Aspirin – another form of salicylic acid


If you haven’t heard of salicylic acid, you must have heard of aspirin, which is actually another identity of salicylic acid. As early as the 4th century BC, Hippocrates, the "father of medicine" in ancient Greece, mentioned in the "Collected Works of Hippocrates" that chewing willow bark can effectively relieve maternal pain during childbirth. There are also records from the Han Dynasty in China that drinking willow bark soup can reduce fever and relieve pain. In the 15th century, Indians crushed willow bark and applied it to the injured person's skin to relieve pain. It can be said that before the popularization of modern pharmaceutical technology, willow bark was almost the most commonly used painkiller and antipyretic in many parts of the world.

With the development of science and technology, many medical laboratories are competing to isolate medicinal ingredients from willow bark. In 1828, German scientist Johann Büchner successfully isolated a small amount of active analgesic ingredient from willow bark extract and named it Salicin. In 1838, Italian chemist Rafaari Pilia hydrolyzed salicin to obtain salicyl alcohol, which he then oxidized to obtain salicylic acid. This is a huge breakthrough in aspirin research.

Although salicylic acid has good antipyretic and analgesic effects, it has an unpleasant taste. If patients take it directly, it will not only cause nausea and vomiting, but also irritate the digestive mucosa and even cause gastrointestinal ulcers. In order to reduce side effects and improve analgesic effects, the German company Bayer has been trying to modify the structure of salicylic acid. The father of Felix Hofmann, an organic chemist at Bayer, suffered from severe rheumatism. He had constant stomach pain after taking sodium salicylate (obtained from the neutralization of crystallized salicylic acid with alkali). In order to reduce his father's Due to the pain, Hofmann consulted a large amount of information, carefully improved the extraction process of salicylic acid, and finally successfully synthesized acetylsalicylic acid on August 10, 1898.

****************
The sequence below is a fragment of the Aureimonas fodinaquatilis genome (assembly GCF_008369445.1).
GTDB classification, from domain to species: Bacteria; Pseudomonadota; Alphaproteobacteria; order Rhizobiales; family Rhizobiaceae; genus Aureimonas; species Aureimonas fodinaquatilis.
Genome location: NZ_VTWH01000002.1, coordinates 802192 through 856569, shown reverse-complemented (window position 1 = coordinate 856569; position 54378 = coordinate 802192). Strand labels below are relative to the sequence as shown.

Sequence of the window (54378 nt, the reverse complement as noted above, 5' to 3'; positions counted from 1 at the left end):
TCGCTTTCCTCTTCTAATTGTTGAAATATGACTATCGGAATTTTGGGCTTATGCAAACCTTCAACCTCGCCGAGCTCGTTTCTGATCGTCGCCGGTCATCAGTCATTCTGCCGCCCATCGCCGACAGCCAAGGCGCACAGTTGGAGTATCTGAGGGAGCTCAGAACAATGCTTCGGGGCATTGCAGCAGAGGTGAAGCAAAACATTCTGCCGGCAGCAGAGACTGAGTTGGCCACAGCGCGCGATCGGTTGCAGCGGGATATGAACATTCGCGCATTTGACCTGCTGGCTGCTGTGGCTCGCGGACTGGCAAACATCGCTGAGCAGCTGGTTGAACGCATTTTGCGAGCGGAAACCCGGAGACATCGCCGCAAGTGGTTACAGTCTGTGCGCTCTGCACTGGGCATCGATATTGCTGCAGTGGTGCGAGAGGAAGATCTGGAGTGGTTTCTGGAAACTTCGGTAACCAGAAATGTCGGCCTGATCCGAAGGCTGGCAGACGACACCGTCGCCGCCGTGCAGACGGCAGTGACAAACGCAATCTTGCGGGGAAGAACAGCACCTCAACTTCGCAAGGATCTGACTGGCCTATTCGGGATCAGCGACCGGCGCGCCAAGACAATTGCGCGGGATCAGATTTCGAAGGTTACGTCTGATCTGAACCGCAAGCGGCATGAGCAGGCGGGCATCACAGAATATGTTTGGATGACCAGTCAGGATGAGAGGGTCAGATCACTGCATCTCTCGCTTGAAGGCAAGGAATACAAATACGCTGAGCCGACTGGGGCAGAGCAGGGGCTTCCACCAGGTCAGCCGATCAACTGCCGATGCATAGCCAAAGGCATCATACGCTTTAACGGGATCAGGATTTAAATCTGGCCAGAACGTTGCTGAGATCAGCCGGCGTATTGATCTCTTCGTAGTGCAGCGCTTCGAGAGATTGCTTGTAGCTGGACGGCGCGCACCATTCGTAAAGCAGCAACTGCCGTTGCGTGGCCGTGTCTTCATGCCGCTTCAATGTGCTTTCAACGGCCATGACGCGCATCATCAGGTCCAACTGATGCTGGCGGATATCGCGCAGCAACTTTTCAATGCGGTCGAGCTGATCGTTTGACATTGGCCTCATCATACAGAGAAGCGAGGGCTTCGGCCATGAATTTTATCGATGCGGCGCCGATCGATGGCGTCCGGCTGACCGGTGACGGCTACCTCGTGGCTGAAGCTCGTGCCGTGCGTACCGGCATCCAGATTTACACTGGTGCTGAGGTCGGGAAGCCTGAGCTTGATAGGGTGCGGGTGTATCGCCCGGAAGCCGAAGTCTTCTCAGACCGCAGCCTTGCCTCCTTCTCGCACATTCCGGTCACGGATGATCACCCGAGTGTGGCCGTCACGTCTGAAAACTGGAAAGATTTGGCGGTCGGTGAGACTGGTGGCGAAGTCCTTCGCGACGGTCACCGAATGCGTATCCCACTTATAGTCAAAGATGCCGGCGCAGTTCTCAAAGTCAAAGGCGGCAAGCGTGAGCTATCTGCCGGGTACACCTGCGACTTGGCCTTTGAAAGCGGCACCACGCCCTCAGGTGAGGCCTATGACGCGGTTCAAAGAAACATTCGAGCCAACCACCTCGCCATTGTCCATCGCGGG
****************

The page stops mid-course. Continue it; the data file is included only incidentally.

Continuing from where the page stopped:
Experiments have shown that acetylsalicylic acid can significantly reduce the "heartburn" symptoms caused by the acidity of salicylic acid. Later, based on the fact that salicylic acid can be extracted from meadowsweet, Hoffman put the "spir" in the Latin name of meadowsweet "spiraea" in the middle, and the first word in the English name "acetylation" of "acetylation". Starting with the letter "a" and adding the English suffix "in" for "drug" at the end of the word, the English name of acetylsalicylic acid is "Aspirin". Later, Bayer passed the clinical efficacy test of acetylsalicylic acid on pain, inflammation and fever, and registered its trade name as "aspirin". Since then, aspirin has sold well all over the world and has become one of the most widely used antipyretic and analgesic drugs.